Extr@ Episode 10: Anna’s Protest

Have we practiced asking questions before? How about an episode with commands? If you recall one, let me know! In the meantime, let’s focus on Episode 11, which reminds us that Extr@ is also a serious language course. Did you already watch it? Click on one of these links to review it in German, French, Spanish, and English.

“Weiß du etwas über die gestohlenen Meerschweinchen?”

If I were a language teacher, I would show this episode in class. The assignment: Write down as many questions as you hear. There are a great variety here! (I would have to show the video twice. First for their amusement, and then for the assignment. I’d like them to appreciate the story before they do the task.)

I wonder why we waited this long in the series to look at questions. They are a very basic A1-level lesson. In fact, some questions may be more important than some statements. For example: “Wo sind bitte die Toiletten?” or “Wie viele kostet das?” or everyone’s favorite — “Sprechen Sie Englisch?”

“Pass auf meine Babys auf!”

As I mentioned, the second grammar lesson is commands or requests. Our four friends have been asking each other to do things since Episode 1. Now that Sascha and Sam are both working, they have a boss to give them professional assignments. The scene when Barbarella guides Sam through his interview with Anna is both a great lesson with both questions and commands and a fair attempt at comedy!

I wish, however, that Anna had given Nic more instructions for the care of the guinea pigs. Didn’t he need to feed them, to give them water, and to clean their box? Even if the actors and the guinea pigs were filmed separately, it would have been very easy for Nic to pretend to interact with animals inside a box. In fact, it would have been easier than earlier scenes with the actors and Anna’s dog Louis! What would have been hard, is scenes with Nic, the guinea pigs, and the dog! (Where was Louis during this time in Anna’s life?)

“Rettet die Tiere!”

We can forgive a sitcom for neglecting character development, but so far, we have only needed to forgive Extr@ for Anna. Our other three cast members are not perfectly three-dimensional, but they are at least clear types. Sascha is a strong-minded go-getter who can use her beauty to get what she wants. Nic is the goofy neighbor who likes to live on his friends’ couch. Sam is both the fish-out-of-water and the prince-disguised-as-pauper. And Anna has been . . . the overlooked girl-next-door?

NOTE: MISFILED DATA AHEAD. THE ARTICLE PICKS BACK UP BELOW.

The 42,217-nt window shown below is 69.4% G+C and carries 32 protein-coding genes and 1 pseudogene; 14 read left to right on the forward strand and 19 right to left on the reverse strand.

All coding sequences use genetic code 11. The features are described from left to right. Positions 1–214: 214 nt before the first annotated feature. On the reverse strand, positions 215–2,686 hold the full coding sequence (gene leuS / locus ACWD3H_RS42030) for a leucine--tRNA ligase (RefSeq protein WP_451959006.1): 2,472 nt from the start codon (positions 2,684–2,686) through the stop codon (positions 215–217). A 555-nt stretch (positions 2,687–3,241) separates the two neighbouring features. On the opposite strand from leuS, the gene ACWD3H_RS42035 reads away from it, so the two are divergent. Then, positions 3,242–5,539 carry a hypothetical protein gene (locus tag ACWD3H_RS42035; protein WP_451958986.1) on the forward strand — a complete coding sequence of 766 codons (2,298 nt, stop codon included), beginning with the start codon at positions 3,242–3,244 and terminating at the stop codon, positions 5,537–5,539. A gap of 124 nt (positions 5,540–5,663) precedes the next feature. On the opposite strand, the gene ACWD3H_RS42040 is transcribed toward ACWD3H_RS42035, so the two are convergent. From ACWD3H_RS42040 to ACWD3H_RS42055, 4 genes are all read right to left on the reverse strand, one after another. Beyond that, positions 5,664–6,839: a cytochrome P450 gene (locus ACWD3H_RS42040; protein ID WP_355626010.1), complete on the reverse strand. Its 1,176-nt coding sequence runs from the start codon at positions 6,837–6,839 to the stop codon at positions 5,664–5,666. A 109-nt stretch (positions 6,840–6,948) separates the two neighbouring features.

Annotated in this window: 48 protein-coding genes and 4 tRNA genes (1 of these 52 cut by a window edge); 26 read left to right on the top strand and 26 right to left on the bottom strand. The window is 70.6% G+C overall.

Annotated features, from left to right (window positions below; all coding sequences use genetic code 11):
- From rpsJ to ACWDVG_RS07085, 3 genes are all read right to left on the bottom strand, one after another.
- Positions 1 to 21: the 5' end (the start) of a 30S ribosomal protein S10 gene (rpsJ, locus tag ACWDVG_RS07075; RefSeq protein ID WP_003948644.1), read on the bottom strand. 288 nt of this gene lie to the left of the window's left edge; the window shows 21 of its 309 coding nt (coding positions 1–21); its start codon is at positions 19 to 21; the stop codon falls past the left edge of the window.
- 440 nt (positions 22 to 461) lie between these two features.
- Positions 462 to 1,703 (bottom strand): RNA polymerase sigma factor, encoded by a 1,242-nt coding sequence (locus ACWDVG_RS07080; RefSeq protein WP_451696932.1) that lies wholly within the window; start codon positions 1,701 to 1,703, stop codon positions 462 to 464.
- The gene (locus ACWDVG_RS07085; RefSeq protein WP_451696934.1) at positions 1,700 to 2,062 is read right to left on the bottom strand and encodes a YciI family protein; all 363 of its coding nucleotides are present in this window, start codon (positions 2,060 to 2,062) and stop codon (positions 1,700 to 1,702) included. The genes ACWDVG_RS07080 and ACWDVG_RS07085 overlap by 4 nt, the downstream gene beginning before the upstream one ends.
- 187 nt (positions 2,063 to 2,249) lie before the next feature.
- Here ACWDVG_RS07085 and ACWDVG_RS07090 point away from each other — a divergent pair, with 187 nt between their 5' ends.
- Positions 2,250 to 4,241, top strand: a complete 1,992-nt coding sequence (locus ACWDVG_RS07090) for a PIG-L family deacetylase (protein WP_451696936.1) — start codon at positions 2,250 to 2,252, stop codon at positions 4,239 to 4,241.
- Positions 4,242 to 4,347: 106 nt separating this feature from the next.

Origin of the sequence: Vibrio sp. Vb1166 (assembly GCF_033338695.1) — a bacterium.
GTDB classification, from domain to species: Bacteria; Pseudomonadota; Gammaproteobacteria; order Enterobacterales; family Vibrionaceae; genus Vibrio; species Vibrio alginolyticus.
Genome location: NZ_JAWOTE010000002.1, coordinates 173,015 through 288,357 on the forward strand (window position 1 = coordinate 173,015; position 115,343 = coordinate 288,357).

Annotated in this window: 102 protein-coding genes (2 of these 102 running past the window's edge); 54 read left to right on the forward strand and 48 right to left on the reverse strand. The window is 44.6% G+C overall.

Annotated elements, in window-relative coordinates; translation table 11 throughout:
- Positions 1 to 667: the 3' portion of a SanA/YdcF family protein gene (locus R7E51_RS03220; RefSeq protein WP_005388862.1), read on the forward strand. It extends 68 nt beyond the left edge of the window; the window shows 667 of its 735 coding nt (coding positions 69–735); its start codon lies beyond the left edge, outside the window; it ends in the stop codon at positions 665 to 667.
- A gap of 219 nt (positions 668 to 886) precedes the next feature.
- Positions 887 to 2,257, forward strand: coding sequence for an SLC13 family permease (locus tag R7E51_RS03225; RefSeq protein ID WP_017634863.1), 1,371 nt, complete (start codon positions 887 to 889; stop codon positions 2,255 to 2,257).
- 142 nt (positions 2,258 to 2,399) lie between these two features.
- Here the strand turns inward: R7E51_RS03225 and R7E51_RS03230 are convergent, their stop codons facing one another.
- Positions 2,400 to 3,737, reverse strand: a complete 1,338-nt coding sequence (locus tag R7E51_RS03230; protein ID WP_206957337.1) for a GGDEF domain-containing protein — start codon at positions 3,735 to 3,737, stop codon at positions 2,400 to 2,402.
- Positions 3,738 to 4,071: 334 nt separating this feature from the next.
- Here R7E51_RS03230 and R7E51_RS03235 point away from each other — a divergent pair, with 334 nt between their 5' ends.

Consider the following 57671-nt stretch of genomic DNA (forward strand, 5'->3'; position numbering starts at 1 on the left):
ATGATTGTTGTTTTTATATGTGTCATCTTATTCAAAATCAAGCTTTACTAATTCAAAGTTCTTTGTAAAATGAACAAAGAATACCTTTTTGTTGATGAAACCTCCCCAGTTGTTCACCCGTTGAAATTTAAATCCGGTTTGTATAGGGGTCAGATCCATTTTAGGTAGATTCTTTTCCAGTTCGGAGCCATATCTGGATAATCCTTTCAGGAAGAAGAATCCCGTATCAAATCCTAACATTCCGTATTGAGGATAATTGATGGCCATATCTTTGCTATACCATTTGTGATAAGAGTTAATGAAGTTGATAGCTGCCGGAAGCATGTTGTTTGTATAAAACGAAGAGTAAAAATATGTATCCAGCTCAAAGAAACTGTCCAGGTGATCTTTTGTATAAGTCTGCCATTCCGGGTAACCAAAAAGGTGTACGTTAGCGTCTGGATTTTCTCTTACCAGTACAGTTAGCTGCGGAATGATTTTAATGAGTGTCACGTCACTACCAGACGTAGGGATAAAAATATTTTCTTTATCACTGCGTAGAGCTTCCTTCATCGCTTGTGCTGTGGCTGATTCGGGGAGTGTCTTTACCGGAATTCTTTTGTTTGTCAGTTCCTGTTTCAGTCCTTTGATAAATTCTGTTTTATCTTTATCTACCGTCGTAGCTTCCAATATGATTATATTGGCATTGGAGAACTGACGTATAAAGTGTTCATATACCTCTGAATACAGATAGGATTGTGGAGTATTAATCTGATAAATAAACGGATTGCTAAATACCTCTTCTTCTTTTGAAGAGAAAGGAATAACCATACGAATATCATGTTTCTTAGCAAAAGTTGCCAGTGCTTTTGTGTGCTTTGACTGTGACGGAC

We have known since Episode 1 that Anna has a beloved dog. Today we see another side of her love of animals as she protests against animal testing. If questions themselves are A1-level lessons, questions about controversial issues take us into B2. In my B2 class, our topics included public schooling, dress codes at work, and bias in news reporting. Does that sound impressive? If so, I must confess that we discussed them with only a little more depth than this episode discusses animal testing!

Any Questions?

  1. Aside from “Do you speak English?” what is the best question for a beginning language learner to know
  2. If you left your pet with someone and had only a few minutes to give instructions, what would be the three most important things to say?
  3. What is the most complex or controversial topic that you have discussed using your target language?
  4. Who is your favorite Extr@ character, so far?

Next Week: Episode 11, Holiday Time

Extra Deutsch

Extra en français

Extra en español

Extra English

2 thoughts on “Extr@ Episode 10: Anna’s Protest

  1. The episode is also good for informal second-person plural. It’s not really noticeable in the French, but it is in the Spanish, because Spanish has no standard way of handling second-person, so for someone whose Spanish is mostly Latin America (indeed, more specifically Mexican) the vosotros/os really jumps out as showing up a bit more consistently in this episode — we’ve had it before, but mostly in a line or two, but we have it repeatedly here. In Spain, it’s the norm. In the New World, one always uses ustedes; the vosotros is recognized for literary reasons but never used for conversation.

    I remember discussing feminism and politics in Spanish class at college, but while I don’t remember it in any detail, I can’t imagine that it was handled with any sophistication on our part.

    I think I like French Annie best, although this particular episode shows Spanish Ana to good advantage.

    1. Cristina @Linguavert

      Thanks to my grandmother, my own strong preference is for “vosotros”! Or at least it would be, if I ever let myself learn Spanish . . .

      My new German teacher likes giving us controversial issues to discuss . . . but I’m afraid that the class rarely rises to the occasion. These kinds of speaking exercises need us to have strong opinions or feelings about the given topic, but my classmates and I seem to be, in general, a phlegmatic group!

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